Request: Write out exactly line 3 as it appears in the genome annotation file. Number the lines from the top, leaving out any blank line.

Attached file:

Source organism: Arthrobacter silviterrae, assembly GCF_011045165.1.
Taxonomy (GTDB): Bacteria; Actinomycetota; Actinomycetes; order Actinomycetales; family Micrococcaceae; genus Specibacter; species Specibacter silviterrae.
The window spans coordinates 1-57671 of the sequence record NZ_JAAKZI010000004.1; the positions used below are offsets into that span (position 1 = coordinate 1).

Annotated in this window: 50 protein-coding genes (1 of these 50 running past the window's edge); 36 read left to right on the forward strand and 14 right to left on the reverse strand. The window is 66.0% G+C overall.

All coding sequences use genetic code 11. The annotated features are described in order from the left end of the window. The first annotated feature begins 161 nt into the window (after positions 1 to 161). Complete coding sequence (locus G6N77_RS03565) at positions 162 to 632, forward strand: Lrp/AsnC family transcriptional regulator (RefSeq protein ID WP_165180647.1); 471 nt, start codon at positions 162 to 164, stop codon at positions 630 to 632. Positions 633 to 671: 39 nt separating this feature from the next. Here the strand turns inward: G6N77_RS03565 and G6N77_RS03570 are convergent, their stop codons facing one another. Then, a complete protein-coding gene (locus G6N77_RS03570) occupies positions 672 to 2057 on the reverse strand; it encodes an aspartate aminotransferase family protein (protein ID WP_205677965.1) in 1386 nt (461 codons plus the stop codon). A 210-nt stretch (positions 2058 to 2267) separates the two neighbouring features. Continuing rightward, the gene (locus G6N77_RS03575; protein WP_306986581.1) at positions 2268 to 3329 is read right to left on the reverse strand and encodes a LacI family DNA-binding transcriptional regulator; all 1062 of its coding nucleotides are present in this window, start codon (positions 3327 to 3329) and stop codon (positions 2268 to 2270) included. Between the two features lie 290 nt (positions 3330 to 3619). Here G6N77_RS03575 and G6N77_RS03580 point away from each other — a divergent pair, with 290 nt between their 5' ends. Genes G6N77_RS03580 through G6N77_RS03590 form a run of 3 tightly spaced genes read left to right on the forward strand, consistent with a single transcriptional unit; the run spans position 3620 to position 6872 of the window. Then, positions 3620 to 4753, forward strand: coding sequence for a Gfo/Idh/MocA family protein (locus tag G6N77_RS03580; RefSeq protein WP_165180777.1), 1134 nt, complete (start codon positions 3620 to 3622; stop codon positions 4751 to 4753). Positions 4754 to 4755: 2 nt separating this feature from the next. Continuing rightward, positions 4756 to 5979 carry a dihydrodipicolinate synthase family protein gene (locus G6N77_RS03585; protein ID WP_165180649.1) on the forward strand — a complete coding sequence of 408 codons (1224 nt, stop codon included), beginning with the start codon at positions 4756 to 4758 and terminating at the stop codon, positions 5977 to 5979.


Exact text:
The window spans coordinates 1-57671 of the sequence record NZ_JAAKZI010000004.1; the positions used below are offsets into that span (position 1 = coordinate 1).